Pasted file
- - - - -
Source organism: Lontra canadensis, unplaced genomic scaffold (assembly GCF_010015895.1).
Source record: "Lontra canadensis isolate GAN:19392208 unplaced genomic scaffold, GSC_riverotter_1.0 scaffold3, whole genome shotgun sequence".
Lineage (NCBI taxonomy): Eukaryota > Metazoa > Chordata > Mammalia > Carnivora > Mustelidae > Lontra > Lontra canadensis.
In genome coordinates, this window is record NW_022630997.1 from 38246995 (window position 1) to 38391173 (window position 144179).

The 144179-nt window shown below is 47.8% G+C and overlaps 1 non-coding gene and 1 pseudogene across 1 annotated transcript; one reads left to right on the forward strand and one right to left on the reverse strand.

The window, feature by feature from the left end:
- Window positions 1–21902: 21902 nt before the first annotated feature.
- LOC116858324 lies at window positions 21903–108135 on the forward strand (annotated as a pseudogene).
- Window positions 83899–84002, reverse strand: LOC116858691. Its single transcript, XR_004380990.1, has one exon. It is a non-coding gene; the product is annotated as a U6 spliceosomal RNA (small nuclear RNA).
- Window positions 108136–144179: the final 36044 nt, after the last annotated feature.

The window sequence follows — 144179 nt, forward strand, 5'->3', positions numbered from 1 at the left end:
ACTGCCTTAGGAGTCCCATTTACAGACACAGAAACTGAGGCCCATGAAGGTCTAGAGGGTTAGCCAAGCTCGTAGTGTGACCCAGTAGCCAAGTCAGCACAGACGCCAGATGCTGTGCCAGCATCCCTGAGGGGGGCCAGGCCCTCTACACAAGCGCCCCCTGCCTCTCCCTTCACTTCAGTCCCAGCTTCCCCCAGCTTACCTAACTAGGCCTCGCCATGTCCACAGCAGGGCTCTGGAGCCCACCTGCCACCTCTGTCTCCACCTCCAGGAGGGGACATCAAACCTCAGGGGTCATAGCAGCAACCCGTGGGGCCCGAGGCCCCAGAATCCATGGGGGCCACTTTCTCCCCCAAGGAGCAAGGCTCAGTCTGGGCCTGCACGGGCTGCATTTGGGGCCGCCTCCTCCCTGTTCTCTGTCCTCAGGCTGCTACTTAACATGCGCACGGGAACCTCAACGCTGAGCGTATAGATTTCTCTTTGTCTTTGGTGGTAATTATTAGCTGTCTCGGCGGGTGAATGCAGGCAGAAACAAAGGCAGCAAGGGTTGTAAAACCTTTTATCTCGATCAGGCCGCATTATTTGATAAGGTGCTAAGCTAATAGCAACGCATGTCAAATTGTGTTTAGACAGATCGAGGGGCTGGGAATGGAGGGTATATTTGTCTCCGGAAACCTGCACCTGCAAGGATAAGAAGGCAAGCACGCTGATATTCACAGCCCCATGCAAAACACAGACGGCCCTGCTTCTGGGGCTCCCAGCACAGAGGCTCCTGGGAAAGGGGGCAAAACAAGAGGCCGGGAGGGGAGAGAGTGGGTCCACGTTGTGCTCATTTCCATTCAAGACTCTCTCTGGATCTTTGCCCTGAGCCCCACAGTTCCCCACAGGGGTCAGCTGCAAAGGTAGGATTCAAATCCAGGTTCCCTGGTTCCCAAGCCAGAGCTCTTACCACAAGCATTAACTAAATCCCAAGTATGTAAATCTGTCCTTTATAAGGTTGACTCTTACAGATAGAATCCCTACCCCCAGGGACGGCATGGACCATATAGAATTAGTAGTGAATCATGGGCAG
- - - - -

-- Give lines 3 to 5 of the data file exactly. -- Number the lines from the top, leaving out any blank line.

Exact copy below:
Lineage (NCBI taxonomy): Eukaryota > Metazoa > Chordata > Mammalia > Carnivora > Mustelidae > Lontra > Lontra canadensis.
In genome coordinates, this window is record NW_022630997.1 from 38246995 (window position 1) to 38391173 (window position 144179).

The 144179-nt window shown below is 47.8% G+C and overlaps 1 non-coding gene and 1 pseudogene across 1 annotated transcript; one reads left to right on the forward strand and one right to left on the reverse strand.